Once upon a time I had to work with a project team that was supposed to use Scrum. The very first thing I discovered was their motivation, or rather their lack of it. Some developers left the project team upon my arrival, and a few others were getting ready to think of new career opportunities. Motivation is a critical part of a successful Scrum Team. It has to be in place if both management and customers are to receive sustainable and predictable results. Motivation can be compared to a car that’s designed to move the project team from point A to point B. In order to have the project team’s car in proper condition, we have to fuel it and maintain the engine. Willpower is fuel for motivation and its engine can create the required driving force. Given this metaphor, I would then ask some questions. What are the main parts of the motivation engine, and what’s the best way to maintain it?


What is the source of the willpower, and how do we get it?

Main Components of the Motivation Engine

Intrinsic motivation consists of Purpose, Autonomy and Mastery. All these parts are critical for the motivation engine to create a driving force, and the process usually starts inside the brain. It sends a signal to move forward so that the anticipated result can be achieved.

The brain needs to understand the real purpose of why my efforts are directed on a specific task. Usually it sorts the list of tasks depending on the importance of the purpose. For many reasons, protecting the life of children is interpreted as a more important task than sitting and playing guitar. The importance of the purpose is usually defined by its perceived impact on the life of other people. If I want a developer to think of his tasks with some enthusiasm I need to give his brain a good reason. If I want a developer to go further and be more effective, I need to extend the reason to new horizons. A passion to work smart can grow as the purpose is becoming closer and I can see positive impact on the lives of other people. Shared purpose in the project team can create huge synergy to collaborate and improve our ways of working. The shared purpose should be stronger than any other personal agendas. A team that lacks a shared purpose dissolves into a group of individuals, and when that is the case we risk seeing some other purposes go ahead and motivation being expressed in other things.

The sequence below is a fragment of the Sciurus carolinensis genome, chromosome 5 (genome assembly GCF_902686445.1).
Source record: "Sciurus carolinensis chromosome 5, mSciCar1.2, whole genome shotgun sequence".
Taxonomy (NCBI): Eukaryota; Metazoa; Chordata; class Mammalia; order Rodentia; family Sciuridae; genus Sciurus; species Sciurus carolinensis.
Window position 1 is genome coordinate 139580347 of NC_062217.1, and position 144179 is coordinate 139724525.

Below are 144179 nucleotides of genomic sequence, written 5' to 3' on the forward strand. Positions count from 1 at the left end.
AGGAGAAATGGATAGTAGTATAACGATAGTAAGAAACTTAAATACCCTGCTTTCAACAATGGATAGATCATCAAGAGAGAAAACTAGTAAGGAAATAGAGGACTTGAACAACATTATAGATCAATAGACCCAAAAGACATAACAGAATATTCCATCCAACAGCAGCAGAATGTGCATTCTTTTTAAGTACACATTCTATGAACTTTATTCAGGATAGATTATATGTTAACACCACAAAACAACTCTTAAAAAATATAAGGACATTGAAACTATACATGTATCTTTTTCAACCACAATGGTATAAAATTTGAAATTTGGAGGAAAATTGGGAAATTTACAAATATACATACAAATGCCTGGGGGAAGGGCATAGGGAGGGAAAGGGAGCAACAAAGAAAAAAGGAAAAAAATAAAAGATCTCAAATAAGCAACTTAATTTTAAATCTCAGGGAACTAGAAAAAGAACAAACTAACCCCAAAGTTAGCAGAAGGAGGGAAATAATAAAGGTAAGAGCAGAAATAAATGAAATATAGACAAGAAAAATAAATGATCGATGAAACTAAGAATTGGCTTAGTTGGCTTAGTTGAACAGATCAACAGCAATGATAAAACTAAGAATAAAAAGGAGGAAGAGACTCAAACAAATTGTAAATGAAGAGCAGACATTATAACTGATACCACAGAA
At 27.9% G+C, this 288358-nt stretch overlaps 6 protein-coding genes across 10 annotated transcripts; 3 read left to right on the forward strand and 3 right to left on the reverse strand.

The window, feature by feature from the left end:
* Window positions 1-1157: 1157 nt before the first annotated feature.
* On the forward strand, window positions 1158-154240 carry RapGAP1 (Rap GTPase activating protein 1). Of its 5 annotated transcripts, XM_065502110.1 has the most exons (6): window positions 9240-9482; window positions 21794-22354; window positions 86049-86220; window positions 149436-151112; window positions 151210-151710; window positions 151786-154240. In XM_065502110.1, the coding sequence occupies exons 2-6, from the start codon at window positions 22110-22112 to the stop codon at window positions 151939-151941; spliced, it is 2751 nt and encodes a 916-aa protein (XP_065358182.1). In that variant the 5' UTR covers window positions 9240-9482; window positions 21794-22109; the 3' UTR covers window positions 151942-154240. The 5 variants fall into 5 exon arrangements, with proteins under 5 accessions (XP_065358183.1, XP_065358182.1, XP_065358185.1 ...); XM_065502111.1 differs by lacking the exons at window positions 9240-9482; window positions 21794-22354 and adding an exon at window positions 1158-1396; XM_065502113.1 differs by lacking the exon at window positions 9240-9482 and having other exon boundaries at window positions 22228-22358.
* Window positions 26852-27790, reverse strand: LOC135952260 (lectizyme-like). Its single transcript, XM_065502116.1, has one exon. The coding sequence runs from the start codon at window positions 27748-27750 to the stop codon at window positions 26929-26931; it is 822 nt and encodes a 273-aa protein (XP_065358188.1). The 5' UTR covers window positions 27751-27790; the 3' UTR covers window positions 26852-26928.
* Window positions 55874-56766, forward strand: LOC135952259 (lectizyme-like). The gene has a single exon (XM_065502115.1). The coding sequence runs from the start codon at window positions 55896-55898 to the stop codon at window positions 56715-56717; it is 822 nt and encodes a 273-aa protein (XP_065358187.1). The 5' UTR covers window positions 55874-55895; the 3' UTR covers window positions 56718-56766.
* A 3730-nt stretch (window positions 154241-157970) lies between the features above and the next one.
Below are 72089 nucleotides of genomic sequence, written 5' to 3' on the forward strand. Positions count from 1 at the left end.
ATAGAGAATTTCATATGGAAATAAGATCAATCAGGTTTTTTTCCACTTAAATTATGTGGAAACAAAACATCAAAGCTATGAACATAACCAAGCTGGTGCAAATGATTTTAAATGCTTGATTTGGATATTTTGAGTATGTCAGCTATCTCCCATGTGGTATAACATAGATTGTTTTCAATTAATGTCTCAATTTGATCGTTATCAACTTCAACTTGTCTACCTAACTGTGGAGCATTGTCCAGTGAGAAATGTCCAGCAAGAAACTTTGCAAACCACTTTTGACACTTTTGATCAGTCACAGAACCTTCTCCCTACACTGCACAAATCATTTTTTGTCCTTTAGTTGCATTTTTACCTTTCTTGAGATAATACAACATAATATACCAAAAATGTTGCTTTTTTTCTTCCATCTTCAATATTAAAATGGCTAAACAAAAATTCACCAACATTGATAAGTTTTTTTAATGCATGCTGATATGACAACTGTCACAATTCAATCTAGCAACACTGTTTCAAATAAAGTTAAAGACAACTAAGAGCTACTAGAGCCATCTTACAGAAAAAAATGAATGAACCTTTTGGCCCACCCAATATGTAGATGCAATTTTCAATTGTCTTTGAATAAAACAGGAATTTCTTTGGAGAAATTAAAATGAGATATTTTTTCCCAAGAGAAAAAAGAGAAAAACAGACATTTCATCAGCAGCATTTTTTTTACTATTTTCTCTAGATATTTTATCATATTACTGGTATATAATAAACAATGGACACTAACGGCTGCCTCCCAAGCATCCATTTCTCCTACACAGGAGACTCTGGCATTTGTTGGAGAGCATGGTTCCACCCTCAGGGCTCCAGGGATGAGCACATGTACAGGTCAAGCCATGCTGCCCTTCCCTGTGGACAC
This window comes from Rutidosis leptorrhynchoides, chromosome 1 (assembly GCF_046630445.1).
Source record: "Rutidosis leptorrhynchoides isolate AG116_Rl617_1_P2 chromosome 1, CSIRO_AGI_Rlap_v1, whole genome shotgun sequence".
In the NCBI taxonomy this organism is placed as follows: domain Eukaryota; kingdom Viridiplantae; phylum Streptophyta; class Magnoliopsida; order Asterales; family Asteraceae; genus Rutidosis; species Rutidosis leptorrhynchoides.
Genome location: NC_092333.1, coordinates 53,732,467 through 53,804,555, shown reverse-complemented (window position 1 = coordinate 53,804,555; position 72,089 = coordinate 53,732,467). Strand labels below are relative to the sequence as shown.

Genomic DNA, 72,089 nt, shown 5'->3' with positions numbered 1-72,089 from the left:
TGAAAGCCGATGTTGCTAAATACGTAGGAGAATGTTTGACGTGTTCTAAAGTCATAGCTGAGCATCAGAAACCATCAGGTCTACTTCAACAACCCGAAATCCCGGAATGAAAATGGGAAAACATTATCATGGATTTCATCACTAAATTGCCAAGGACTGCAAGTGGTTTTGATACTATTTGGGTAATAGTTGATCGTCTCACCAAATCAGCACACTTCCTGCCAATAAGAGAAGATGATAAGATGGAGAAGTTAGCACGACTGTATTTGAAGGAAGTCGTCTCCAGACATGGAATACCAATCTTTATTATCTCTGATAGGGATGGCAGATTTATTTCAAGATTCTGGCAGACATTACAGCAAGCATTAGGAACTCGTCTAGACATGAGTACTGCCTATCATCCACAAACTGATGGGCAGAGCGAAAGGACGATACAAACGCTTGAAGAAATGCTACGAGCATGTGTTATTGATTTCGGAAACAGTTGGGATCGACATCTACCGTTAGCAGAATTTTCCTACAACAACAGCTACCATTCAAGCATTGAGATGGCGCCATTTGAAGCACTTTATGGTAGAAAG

My brain requires some space for experimentation. I want my ideas to be accepted by others, or at least to be heard and challenged in a good way. The sense of freedom is defining the level of my motivation to work on specific tasks. In my “list to do” I would rather prefer to work on something that gives me the freedom to experiment. When a developer is lacking the autonomy to act, he may be cheating with predefined tasks so that he can save some time to experiment with his personal ideas. After some time, a developer typically looks for other places to work in order try the results of his secret experiments.